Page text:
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Canadian Parliament to Obama: 'Four more years!'

After Obama's speech to parliament, Canadian officials cheered, "Four more years!" Maybe they have a point?
President Barack Obama receives a standing ovation in the House of Commons on Parliament Hill in Ottawa, Canada, June 29, 2016. (Photo by Adrian Wyld/The Canadian Press/AP)
President Barack Obama receives a standing ovation in the House of Commons on Parliament Hill in Ottawa, Canada, June 29, 2016.
If you missed President Obama's address to the Canadian Parliament yesterday, it was a rather extraordinary event in which the American leader received a rapturous welcome. Given the warmth of the reception, it became quite easy to believe that if Obama decided to seek public office north of the border, he'd win in a landslide.

It was Obama's third round of public remarks Wednesday during a series of talks dubbed "The Three Amigos Summit" by Canadian media, and as he concluded, the building erupted in a chant unlikely to be heard south of the border: "Four more years! Four more years!" Obama shook his head, waved and sat down, a wide grin across his face.

It was heartening, to be sure, to see an American president receive such an outpouring of support in a foreign country. For all the Republican rhetoric about the lack of respect Obama enjoys on the international stage, even among our allies, yesterday was a reminder that complaints from the president's detractors couldn't be more wrong.
But it also got me thinking about whether those cheering the president were bringing attention to an under-appreciated argument.
Back in March, Vox's Matt Yglesias raised a provocative point: President Obama is probably the best available candidate, even now, and if Americans want to vote for him again, we should have the opportunity to do so.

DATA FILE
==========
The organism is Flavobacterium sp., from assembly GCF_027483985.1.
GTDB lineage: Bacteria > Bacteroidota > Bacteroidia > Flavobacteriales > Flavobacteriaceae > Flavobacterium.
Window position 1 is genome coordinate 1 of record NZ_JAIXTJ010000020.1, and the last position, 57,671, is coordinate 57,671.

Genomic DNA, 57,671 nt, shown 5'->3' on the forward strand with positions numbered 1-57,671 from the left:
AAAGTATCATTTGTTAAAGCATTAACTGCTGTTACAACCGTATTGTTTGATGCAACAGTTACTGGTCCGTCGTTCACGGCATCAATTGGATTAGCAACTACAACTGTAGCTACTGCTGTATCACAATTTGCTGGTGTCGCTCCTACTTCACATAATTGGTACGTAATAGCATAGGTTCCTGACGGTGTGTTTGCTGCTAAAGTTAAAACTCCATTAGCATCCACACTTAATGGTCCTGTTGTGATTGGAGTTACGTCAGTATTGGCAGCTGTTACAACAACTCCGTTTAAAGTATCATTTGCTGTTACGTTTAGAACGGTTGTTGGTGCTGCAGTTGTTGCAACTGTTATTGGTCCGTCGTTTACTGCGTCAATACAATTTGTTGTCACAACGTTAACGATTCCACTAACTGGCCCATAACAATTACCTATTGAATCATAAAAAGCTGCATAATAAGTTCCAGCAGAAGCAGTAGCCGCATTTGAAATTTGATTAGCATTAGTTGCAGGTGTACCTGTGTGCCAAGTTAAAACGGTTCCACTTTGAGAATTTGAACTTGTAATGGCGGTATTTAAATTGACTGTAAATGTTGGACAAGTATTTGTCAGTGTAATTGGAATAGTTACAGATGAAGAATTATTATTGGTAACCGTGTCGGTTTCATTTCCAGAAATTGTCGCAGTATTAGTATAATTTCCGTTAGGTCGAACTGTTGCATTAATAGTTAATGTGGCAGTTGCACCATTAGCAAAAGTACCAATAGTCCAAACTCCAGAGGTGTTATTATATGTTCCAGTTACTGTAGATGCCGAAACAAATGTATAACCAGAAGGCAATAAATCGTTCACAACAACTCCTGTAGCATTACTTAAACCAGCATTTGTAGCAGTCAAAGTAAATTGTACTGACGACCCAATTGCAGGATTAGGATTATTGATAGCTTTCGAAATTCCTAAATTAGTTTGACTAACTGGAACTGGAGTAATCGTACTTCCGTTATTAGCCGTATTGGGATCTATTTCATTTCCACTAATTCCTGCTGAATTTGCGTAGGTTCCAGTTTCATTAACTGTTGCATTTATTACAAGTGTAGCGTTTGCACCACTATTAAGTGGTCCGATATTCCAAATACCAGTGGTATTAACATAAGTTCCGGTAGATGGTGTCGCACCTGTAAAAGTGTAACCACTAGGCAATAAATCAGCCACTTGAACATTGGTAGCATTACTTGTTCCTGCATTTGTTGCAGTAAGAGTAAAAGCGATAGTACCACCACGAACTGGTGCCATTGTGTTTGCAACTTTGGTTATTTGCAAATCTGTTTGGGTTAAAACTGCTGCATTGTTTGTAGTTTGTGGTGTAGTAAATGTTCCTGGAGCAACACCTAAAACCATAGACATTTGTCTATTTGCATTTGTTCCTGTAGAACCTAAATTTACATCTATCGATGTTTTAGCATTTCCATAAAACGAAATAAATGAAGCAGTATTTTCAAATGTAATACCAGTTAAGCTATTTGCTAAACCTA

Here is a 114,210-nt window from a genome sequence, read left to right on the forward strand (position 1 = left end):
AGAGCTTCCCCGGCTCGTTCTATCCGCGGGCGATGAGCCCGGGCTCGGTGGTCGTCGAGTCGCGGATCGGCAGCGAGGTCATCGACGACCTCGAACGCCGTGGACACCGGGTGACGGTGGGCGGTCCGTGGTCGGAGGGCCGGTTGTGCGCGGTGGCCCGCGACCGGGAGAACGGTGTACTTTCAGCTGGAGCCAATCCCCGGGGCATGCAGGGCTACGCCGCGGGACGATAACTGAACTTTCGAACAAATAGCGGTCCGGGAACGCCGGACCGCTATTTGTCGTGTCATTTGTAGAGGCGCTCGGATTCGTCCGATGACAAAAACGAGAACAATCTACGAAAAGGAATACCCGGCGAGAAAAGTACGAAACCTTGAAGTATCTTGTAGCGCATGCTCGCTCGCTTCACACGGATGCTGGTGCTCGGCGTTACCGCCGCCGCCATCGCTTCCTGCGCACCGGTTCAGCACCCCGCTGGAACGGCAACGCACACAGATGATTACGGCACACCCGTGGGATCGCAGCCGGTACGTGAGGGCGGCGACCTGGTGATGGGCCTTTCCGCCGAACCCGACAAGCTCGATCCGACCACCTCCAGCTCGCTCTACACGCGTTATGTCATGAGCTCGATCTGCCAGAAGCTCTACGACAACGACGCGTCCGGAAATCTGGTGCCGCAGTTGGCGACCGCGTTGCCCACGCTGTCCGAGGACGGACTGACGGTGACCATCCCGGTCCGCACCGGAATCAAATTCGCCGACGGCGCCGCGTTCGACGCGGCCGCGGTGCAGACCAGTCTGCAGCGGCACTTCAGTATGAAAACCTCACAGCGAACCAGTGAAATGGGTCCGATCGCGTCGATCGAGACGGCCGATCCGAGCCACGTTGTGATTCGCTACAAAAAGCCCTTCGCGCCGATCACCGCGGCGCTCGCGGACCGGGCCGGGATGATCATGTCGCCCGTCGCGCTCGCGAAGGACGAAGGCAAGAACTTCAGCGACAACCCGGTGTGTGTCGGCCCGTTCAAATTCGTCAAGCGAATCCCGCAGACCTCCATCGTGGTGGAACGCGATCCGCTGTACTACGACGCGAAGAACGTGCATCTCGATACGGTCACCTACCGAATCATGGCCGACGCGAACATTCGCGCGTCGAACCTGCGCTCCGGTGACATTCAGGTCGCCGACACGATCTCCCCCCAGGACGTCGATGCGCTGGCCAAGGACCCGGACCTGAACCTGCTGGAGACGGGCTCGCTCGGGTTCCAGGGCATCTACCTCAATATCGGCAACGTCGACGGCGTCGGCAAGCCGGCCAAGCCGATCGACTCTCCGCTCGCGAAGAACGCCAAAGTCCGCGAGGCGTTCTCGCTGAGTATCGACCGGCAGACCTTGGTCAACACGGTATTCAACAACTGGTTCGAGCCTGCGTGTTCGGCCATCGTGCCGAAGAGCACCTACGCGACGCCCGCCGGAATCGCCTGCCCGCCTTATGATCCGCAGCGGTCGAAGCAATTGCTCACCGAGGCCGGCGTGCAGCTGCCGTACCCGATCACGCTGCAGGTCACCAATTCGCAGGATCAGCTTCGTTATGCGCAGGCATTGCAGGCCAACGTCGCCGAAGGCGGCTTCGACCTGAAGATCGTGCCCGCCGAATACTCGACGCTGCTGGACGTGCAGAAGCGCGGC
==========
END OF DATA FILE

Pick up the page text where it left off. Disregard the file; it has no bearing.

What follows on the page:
"The 22nd Amendment, ratified in 1951, prohibits presidents from serving more than two terms," Matt wrote. "But though it can't be repealed in time for the 2016 election, term limits clearly have to go. We should return to the democratic practice that served our country well for 150 years: Let the parties nominate whom they like, and let the voters choose their favorite."
Americans aren't accustomed to thinking this way, because we know, as a constitutional matter, that presidents are only allowed to serve two terms. But there's a case to be made that this limit serves no legitimate purpose: if a president enjoys broad support and the public wants to vote for him or her, why should there be an arbitrary mechanism in place that blocks voters' choices?
Indeed, Rachel noted a new PPP poll last night that found, in a hypothetical match-up with Donald Trump, Obama would win easily. Why shouldn't Americans have the ability to cast that vote if we want to? Why artificially block voters' choices, disqualifying a candidate simply because he or she has already done the job effectively?
Remember, there's nothing partisan about this. In November 1987, then-President Reagan said he intended to "start a movement" to repeal the constitutional amendment establishing presidential term limits.
Six months later, Reagan spoke at Moscow State University in Russia and was asked about whether he wishes he could "stay for another term." Reagan began by talking about Congress seeking "revenge against Franklin Delano Roosevelt" when lawmakers changed the Constitution, which Reagan apparently saw as a mistake. The Republican president added:

"When I get out of office -- I can't do this while I'm in office, because it will look as I'm selfishly doing it for myself -- when I get out of office, I'm going to travel around what I call the mashed-potato circuit -- that is the after-dinner speaking and the speaking to luncheon groups and so forth -- I'm going to travel around and try to convince the people of our country that they should wipe out that amendment to the Constitution because it was an interference with the democratic rights of the people. The people should be allowed to vote for who they wanted to vote for, for as many times as they want to vote for him; and that it is they who are being denied a right."

This is largely a thought experiment, since there's no apparent political appetite for changing the U.S. Constitution to eliminate presidential term limits. But hearing Canadian officials yesterday shout "Four more years!" with such enthusiasm served as a reminder: maybe they have a point.